Cuban Air Force Planes

Interested in Cuban Air force Planes? Want to know what planes are used by the military in Cuba? Read our guide for more facts & information…

Air and Air Defense Force (DAAFAR) are the primary agency handling Cuban air force planes and its flying and maintenance.  Cuban air force owns many planes designed and manufactured by erstwhile Soviet Union and then Latin American countries. During 1980s, Cuba showed the air powers to countries in Africa with the help of Soviet Union. During this period Cuba dispatched many fighter planes to African countries such as Angola and Ethiopia to execute many aerial attacks on South Africa and Somalia respectively.

There are many aircrafts meant for attacking the enemies. These are L-39 and Mi-24. The Cuban air force has fighter planes such as MiG-21, MiG-23 and MiG-29, all of which are imported from Soviet Union. The Cuban air defense force has trainer planes such as L-39, which are being used extensively to train pilots of DAAFAR. The transport aircrafts the Cuban air force own include Mi-8, An-24 and MI-17.

Cuban Air force fighter planes which are in use include MiG-29UB. They had owned the Hawker Sea Fury, MiG-15, MiG-17, MiG-19, North American P-51 Mustang and North American B-25 Mitchell. It is estimated that at present Cuban air force has about 230 fixed wing aircrafts. There are thirteen military bases in Cuba. The Cuban air force planes are distributed and stationed at these stations. The exact picture of Cuban air force assets are not known to the open world.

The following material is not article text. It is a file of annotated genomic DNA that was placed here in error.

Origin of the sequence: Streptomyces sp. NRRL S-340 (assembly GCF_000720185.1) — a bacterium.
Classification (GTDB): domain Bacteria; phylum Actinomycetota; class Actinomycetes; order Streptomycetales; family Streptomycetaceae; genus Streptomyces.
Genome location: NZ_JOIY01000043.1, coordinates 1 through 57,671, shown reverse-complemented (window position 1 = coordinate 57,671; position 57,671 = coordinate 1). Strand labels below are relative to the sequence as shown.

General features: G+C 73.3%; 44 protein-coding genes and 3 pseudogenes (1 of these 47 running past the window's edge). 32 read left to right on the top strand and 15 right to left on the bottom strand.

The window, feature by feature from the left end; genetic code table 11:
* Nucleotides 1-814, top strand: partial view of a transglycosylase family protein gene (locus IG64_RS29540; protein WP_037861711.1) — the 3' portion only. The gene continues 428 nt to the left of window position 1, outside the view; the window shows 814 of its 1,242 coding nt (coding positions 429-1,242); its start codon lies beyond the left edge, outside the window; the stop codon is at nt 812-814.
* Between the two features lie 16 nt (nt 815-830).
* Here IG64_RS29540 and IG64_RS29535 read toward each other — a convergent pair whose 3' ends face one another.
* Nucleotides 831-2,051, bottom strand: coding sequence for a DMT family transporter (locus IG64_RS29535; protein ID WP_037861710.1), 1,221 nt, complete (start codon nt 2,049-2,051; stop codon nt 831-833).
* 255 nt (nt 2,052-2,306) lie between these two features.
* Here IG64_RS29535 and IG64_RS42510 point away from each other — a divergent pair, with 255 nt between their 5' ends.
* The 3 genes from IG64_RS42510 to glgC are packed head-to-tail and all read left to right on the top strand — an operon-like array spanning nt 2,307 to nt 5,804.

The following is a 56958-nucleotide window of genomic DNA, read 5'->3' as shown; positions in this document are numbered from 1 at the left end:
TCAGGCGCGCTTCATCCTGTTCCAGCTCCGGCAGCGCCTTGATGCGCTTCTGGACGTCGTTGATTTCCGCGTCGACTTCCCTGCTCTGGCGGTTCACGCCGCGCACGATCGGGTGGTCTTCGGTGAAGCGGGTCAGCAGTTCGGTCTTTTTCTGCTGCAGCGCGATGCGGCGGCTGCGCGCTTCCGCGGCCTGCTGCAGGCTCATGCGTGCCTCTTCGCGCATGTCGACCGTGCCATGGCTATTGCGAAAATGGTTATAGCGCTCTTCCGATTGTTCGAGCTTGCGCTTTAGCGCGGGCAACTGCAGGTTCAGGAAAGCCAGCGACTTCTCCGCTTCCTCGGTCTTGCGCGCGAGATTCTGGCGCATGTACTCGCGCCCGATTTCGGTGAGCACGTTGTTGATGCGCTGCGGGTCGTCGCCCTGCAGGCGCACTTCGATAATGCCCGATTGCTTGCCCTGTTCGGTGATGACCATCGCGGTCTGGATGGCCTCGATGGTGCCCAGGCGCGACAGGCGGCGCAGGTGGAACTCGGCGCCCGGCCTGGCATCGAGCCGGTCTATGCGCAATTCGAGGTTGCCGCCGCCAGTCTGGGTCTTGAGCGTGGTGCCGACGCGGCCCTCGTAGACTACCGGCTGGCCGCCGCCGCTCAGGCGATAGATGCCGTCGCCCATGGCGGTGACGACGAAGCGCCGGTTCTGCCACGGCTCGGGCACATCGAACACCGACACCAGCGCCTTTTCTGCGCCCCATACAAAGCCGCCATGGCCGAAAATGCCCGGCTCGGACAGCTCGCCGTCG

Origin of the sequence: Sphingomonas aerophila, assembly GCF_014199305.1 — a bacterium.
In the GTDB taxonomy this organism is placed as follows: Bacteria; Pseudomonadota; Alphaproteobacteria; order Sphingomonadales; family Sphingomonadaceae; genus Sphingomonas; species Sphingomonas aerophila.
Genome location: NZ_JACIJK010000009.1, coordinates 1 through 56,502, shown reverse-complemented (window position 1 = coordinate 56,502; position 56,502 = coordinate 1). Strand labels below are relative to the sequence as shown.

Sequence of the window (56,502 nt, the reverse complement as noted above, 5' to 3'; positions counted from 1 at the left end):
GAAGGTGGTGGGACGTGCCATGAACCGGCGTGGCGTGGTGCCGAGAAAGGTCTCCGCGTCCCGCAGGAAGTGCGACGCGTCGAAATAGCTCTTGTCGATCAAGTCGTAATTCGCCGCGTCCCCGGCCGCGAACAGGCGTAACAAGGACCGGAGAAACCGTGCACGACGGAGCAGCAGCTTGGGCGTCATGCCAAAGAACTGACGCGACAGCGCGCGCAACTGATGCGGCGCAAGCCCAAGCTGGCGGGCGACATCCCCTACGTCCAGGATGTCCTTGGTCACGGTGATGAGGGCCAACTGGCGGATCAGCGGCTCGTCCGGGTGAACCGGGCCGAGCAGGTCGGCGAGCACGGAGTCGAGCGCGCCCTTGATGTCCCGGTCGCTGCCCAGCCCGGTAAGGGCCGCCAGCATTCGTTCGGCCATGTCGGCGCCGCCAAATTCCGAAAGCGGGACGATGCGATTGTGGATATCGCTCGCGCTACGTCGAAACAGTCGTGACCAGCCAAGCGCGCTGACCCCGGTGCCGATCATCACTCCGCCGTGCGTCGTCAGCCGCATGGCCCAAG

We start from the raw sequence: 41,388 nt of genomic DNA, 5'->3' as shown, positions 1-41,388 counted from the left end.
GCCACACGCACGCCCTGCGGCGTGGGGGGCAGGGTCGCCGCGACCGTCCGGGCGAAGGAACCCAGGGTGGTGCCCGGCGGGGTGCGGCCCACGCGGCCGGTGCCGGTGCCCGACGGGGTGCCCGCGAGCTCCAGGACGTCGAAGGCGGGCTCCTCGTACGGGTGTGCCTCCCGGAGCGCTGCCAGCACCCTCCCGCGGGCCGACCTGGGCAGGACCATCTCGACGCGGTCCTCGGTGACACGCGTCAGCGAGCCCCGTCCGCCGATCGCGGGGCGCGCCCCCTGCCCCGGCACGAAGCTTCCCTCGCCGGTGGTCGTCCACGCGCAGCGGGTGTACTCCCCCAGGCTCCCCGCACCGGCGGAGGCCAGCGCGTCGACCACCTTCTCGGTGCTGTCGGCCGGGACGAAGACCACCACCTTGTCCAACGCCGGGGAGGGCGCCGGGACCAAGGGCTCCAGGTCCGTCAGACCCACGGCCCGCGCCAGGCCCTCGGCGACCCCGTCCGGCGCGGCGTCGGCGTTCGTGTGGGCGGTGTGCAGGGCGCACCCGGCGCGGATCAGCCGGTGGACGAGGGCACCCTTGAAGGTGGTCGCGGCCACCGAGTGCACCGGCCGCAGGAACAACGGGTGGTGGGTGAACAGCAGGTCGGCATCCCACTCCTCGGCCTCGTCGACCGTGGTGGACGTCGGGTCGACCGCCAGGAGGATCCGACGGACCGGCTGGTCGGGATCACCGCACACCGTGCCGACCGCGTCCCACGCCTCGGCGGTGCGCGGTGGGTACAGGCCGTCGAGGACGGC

A recent assessment in 2007 states that Cuban air force has 8000 personnel, 31 combat airplanes, and other 179 aircrafts. The 31 combat flights consist of 4 MiG-21s, 24 MiG-23s and 3 MiG-29s. Cuban air force planes also include transport aircrafts and helicopters for surveillance.

Defense specialists have different opinions on the strength and weakness of the Cuban air force and Cuban air force planes. Some believe that Cuban air force just possess bare minimum planes just enough to run the defense internally. The training facilities are also bare minimum. But some experts differ in this and believe that they have enough Cuban air force planes to tackle any internal and external threats.

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